Photograph by Jared Sych.

A trendy yet simple pasta dish that’s loaded with black pepper, cacio e pepe (cheese and pepper) is appearing on restaurant menus everywhere. Its growing popularity is a long way from its humble origins as a dish shepherds would cook while out in the Roman countryside. Cooking some dry pasta, they would make a trail-side sauce by mixing pecorino—a cheese made from sheep’s milk—with the starchy cooking water. Rome’s answer to macaroni and cheese can be tricky to perfect, but, once you’ve mastered the technique, you will be able to transform a few kitchen staples into a luxurious and filling dish.

Recipe: Cacio e Pepe

Serves 4


  • 8 oz (250 g) long, dry pasta, such as spaghetti, bucatini or linguine
  • 2 Tbsp extra virgin olive oil
  • 2 Tbsp butter
  • 1 to 2 tsp freshly ground black pepper
  • 1 to 1 1/2 Cups finely grated pecorino Romano or Parmesan cheese, plus extra for serving


1. Bring a pot of salted water to a boil and cook the pasta according to the directions on the package, or until al dente. Before draining, set aside about a cup of the starchy cooking water. As the pasta cooks, heat the oil in a large skillet (one that will accommodate your pasta) over medium heat. Grind in a generous amount of pepper and allow it to toast for about a minute. Add the butter and about quarter cup of the water and whisk it together.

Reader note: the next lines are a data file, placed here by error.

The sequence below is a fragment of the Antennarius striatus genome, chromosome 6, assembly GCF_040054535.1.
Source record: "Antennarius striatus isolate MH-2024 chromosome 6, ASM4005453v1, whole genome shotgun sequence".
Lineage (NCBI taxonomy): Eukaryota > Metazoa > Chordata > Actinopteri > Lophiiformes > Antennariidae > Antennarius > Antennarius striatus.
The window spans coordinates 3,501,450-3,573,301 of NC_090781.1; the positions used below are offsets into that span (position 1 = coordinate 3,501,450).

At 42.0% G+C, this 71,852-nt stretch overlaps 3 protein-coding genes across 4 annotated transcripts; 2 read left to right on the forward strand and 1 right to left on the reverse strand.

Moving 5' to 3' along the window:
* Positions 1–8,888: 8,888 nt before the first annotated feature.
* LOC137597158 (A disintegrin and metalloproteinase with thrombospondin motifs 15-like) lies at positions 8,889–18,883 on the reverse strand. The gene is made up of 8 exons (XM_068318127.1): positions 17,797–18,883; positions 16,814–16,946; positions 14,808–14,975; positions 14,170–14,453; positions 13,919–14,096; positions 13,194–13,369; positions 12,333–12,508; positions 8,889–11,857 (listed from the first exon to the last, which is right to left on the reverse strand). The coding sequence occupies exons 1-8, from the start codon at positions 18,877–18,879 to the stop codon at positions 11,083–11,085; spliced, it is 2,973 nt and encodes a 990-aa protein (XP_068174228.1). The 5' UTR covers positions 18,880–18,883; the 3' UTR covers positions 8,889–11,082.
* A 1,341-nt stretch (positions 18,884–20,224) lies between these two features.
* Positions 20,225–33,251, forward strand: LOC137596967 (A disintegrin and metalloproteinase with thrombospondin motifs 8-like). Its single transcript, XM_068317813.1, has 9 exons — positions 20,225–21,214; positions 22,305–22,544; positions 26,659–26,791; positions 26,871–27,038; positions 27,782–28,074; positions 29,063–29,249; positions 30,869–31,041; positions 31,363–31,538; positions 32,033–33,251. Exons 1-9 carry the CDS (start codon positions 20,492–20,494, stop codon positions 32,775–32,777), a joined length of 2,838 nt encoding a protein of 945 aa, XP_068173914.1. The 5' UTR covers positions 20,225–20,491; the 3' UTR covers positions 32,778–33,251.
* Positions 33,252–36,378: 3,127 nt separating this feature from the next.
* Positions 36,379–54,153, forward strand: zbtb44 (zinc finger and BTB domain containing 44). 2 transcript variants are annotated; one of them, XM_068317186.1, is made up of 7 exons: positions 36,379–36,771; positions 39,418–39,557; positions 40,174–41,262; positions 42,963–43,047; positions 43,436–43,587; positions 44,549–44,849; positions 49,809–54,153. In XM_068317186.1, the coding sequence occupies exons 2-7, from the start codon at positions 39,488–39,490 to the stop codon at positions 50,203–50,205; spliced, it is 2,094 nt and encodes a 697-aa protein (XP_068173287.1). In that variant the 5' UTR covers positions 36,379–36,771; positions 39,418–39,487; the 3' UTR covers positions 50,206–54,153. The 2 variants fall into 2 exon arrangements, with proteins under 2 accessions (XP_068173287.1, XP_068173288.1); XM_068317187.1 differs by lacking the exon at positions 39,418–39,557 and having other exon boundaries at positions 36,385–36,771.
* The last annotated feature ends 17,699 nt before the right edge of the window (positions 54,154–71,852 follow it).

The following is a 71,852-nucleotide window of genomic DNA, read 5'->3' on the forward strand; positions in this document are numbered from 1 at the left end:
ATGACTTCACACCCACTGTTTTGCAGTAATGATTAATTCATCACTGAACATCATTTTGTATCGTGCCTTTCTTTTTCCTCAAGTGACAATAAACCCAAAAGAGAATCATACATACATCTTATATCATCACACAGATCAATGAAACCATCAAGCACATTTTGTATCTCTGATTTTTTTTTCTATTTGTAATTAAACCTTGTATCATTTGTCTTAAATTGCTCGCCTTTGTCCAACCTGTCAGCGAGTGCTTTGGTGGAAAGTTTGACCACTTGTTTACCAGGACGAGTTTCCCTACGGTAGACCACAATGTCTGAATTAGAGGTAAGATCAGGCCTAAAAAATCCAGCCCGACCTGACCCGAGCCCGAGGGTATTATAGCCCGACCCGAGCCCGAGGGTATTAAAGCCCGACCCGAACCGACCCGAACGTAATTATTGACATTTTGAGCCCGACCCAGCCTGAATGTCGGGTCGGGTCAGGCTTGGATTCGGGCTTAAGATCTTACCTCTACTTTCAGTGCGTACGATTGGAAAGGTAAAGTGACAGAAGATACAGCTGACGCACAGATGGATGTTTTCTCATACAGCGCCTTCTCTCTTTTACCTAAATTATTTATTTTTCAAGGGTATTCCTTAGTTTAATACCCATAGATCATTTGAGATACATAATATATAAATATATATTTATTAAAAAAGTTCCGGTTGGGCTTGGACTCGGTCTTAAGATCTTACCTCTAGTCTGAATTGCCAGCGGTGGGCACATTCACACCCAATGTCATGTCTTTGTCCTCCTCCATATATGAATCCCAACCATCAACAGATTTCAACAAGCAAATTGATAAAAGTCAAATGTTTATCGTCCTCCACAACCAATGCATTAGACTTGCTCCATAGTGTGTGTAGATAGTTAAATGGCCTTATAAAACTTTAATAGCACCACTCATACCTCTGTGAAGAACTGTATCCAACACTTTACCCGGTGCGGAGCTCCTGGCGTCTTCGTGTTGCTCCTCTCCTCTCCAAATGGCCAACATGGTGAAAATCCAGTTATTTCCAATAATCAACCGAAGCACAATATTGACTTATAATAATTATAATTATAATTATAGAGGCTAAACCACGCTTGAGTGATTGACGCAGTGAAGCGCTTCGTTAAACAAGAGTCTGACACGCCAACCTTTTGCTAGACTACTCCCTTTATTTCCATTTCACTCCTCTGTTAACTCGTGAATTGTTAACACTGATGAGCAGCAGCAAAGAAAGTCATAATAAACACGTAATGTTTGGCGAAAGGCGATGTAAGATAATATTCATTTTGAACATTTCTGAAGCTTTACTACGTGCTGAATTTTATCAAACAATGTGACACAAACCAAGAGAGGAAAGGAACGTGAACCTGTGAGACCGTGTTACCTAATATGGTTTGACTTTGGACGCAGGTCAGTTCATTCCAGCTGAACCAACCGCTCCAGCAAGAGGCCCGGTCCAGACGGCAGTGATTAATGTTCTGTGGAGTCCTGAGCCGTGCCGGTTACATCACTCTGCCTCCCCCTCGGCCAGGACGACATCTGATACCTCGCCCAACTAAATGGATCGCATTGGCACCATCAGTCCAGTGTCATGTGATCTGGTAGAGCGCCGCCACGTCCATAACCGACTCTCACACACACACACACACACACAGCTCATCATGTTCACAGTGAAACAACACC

Tip: Using less cooking water will make it starchier; stir often to keep pasta from clumping.

2. Drain the pasta and add it to the skillet (or transfer it using tongs). Add the cheese and toss it all together, adding a splash more of the cooking water until it emulsifies and turns into a creamy sauce. Serve immediately.

Tip: Grate the cheese as finely as you can to help it melt more smoothly.

This story appears in the April 2020 edition of WestJet Magazine.